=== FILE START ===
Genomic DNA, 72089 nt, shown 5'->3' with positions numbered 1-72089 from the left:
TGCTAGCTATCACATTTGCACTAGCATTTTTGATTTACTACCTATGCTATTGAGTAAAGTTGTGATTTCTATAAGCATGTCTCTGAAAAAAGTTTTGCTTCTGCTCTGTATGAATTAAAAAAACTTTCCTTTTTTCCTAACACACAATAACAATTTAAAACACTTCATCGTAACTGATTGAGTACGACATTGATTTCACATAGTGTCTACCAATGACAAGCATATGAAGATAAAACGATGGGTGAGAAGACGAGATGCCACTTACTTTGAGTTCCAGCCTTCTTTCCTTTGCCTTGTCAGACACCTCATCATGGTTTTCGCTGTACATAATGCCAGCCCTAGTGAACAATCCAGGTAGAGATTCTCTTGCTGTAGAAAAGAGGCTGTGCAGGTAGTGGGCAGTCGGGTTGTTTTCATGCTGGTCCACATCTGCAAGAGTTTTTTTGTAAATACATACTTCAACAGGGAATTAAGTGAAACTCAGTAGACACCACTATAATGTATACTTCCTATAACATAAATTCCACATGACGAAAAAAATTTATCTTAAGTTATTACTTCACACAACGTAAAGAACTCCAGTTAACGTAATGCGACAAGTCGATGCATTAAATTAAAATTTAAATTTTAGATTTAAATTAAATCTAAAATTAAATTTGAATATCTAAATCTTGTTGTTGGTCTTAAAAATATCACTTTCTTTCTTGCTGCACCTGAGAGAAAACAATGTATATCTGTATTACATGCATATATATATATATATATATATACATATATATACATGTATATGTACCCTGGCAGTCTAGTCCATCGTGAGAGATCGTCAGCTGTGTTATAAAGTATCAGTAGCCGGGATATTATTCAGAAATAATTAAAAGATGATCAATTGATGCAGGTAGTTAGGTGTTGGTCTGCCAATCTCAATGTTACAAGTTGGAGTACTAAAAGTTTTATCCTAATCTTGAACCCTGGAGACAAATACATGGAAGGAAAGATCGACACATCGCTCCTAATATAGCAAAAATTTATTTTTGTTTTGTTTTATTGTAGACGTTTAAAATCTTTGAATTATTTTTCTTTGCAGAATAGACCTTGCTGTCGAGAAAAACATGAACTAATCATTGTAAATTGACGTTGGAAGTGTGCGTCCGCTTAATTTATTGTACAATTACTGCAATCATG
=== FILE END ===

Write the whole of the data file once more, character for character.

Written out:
Genomic DNA, 72089 nt, shown 5'->3' with positions numbered 1-72089 from the left:
TGCTAGCTATCACATTTGCACTAGCATTTTTGATTTACTACCTATGCTATTGAGTAAAGTTGTGATTTCTATAAGCATGTCTCTGAAAAAAGTTTTGCTTCTGCTCTGTATGAATTAAAAAAACTTTCCTTTTTTCCTAACACACAATAACAATTTAAAACACTTCATCGTAACTGATTGAGTACGACATTGATTTCACATAGTGTCTACCAATGACAAGCATATGAAGATAAAACGATGGGTGAGAAGACGAGATGCCACTTACTTTGAGTTCCAGCCTTCTTTCCTTTGCCTTGTCAGACACCTCATCATGGTTTTCGCTGTACATAATGCCAGCCCTAGTGAACAATCCAGGTAGAGATTCTCTTGCTGTAGAAAAGAGGCTGTGCAGGTAGTGGGCAGTCGGGTTGTTTTCATGCTGGTCCACATCTGCAAGAGTTTTTTTGTAAATACATACTTCAACAGGGAATTAAGTGAAACTCAGTAGACACCACTATAATGTATACTTCCTATAACATAAATTCCACATGACGAAAAAAATTTATCTTAAGTTATTACTTCACACAACGTAAAGAACTCCAGTTAACGTAATGCGACAAGTCGATGCATTAAATTAAAATTTAAATTTTAGATTTAAATTAAATCTAAAATTAAATTTGAATATCTAAATCTTGTTGTTGGTCTTAAAAATATCACTTTCTTTCTTGCTGCACCTGAGAGAAAACAATGTATATCTGTATTACATGCATATATATATATATATATATATACATATATATACATGTATATGTACCCTGGCAGTCTAGTCCATCGTGAGAGATCGTCAGCTGTGTTATAAAGTATCAGTAGCCGGGATATTATTCAGAAATAATTAAAAGATGATCAATTGATGCAGGTAGTTAGGTGTTGGTCTGCCAATCTCAATGTTACAAGTTGGAGTACTAAAAGTTTTATCCTAATCTTGAACCCTGGAGACAAATACATGGAAGGAAAGATCGACACATCGCTCCTAATATAGCAAAAATTTATTTTTGTTTTGTTTTATTGTAGACGTTTAAAATCTTTGAATTATTTTTCTTTGCAGAATAGACCTTGCTGTCGAGAAAAACATGAACTAATCATTGTAAATTGACGTTGGAAGTGTGCGTCCGCTTAATTTATTGTACAATTACTGCAATCATG